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Congresswoman Louise Slaughter

Representing the 25th District of New York

Slaughter, Duncan Introduce Bipartisan Legislation to Bring Transparency to Political Intelligence Industry

June 7, 2017
Press Release
Would expand the STOCK Act and regulate the $400 million industry that currently operates in the shadows

WASHINGTON, DC — Today, Representatives Louise M. Slaughter (D-NY) and John J. Duncan (R-TN) introduced the bipartisan Political Intelligence Transparency Act. The bill would bring long-overdue transparency to the political intelligence industry, which generates $400 million in annual profits by gleaning information from the halls of government and selling it to Wall Street to inform investment decisions. This industry continues to operate with little scrutiny despite its powerful impact on financial decision making. This legislation would expand the 2012 Stop Trading On Congressional Knowledge (STOCK) Act and subject those who engage in political intelligence to the same regulations and requirements as lobbyists.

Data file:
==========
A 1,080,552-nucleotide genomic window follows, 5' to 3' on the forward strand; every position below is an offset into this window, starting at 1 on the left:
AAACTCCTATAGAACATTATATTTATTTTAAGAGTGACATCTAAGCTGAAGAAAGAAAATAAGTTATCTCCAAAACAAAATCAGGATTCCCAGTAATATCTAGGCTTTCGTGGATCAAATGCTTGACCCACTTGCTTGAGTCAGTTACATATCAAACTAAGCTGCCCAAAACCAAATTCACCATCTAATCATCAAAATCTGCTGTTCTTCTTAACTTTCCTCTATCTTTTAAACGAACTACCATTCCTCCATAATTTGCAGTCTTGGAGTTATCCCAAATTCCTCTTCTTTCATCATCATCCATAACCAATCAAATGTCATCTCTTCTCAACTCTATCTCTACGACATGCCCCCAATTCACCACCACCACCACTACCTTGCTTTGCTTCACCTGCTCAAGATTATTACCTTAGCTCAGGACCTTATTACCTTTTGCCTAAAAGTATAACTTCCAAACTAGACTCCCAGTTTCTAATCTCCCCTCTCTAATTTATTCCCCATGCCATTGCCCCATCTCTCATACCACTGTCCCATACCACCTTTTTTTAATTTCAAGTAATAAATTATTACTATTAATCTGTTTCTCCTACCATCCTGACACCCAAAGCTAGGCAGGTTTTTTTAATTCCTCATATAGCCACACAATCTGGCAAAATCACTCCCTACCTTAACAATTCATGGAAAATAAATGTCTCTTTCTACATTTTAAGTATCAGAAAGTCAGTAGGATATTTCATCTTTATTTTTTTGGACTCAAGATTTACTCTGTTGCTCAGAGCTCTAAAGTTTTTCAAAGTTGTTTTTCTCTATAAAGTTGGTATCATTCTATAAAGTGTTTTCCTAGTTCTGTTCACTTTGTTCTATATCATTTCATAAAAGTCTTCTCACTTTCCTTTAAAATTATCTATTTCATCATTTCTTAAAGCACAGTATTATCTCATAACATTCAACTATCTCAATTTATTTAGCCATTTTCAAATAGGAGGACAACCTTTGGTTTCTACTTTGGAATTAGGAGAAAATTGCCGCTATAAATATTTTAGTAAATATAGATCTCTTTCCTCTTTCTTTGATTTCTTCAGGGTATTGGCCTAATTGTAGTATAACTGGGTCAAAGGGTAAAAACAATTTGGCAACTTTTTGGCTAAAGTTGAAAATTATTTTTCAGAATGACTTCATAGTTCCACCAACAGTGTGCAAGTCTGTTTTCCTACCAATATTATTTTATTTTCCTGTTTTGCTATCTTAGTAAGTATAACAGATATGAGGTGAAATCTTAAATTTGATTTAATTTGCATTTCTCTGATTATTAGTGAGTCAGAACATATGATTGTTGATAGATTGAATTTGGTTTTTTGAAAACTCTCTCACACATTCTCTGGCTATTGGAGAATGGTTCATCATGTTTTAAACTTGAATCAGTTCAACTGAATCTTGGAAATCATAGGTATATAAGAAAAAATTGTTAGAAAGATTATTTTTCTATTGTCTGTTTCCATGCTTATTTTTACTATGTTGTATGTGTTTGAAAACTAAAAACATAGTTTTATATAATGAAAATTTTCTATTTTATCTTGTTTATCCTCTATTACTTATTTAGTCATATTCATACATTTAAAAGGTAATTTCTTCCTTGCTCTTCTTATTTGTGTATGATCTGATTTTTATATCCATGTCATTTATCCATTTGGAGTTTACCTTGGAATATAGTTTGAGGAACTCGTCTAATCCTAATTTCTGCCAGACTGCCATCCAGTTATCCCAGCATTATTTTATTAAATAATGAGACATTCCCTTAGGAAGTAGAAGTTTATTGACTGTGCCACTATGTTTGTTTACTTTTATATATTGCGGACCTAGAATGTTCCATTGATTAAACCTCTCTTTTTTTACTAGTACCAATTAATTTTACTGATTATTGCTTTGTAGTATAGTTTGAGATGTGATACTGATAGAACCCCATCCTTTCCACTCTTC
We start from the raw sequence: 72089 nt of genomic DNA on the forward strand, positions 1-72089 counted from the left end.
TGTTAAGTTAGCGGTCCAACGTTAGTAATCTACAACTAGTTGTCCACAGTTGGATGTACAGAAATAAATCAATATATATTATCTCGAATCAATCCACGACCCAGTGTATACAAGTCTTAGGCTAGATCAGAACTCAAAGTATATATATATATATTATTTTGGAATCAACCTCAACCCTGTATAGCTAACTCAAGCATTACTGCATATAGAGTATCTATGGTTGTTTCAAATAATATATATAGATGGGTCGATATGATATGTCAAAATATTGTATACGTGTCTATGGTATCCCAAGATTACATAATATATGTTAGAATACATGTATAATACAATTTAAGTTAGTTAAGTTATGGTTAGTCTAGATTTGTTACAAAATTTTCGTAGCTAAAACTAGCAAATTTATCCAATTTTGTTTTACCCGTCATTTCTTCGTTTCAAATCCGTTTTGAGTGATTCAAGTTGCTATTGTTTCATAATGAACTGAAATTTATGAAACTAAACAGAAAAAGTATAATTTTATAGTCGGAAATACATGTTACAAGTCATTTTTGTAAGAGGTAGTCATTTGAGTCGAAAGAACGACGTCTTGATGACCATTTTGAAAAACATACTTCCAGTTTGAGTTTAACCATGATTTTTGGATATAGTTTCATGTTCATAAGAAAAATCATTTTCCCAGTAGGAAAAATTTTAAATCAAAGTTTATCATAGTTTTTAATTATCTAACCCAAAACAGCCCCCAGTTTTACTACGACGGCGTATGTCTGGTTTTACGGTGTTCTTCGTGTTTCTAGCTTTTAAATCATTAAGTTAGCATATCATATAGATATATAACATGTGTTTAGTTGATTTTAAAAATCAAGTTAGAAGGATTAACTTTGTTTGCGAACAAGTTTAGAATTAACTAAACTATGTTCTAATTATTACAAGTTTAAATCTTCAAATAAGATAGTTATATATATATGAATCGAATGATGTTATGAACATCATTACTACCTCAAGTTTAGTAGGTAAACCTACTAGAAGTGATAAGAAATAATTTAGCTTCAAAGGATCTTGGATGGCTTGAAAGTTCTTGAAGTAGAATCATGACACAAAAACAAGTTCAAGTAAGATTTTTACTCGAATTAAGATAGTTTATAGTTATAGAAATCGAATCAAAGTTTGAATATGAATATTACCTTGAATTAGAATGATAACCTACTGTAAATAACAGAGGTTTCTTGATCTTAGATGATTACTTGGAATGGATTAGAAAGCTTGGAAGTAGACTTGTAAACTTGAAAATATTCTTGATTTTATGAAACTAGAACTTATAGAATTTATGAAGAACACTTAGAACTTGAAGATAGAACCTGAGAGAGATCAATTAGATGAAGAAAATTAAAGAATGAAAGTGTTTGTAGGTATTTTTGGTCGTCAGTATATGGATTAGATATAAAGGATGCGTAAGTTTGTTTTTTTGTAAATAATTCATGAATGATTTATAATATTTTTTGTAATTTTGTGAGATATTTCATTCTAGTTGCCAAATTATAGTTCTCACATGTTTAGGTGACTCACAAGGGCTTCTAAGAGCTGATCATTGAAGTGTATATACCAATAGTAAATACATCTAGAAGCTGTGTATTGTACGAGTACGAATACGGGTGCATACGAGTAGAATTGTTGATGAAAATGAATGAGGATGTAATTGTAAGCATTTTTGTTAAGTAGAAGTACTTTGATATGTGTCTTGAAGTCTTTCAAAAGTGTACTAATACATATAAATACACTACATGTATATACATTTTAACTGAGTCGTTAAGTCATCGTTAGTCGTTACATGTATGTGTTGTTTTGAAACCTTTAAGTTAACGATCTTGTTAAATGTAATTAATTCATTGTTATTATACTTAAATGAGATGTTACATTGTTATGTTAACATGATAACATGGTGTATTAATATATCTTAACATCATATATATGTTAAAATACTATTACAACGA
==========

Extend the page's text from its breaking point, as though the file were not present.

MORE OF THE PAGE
“Five years ago, Congress came together to pass the STOCK Act, a law I wrote that continues to bring unethical trades into the light of day. It is beyond time to finally bring that kind of transparency to the political intelligence industry, which continues to operate in the shadows despite being a $400 million a year industry. The reforms included in this bill are the same kind of commonsense disclosure provisions Republicans and Democrats alike supported as part of the STOCK Act before they were removed by a last-minute political maneuver. This is the time to finally make them a reality. I want to thank Congressman Duncan for his continued leadership on this important issue,” said Slaughter.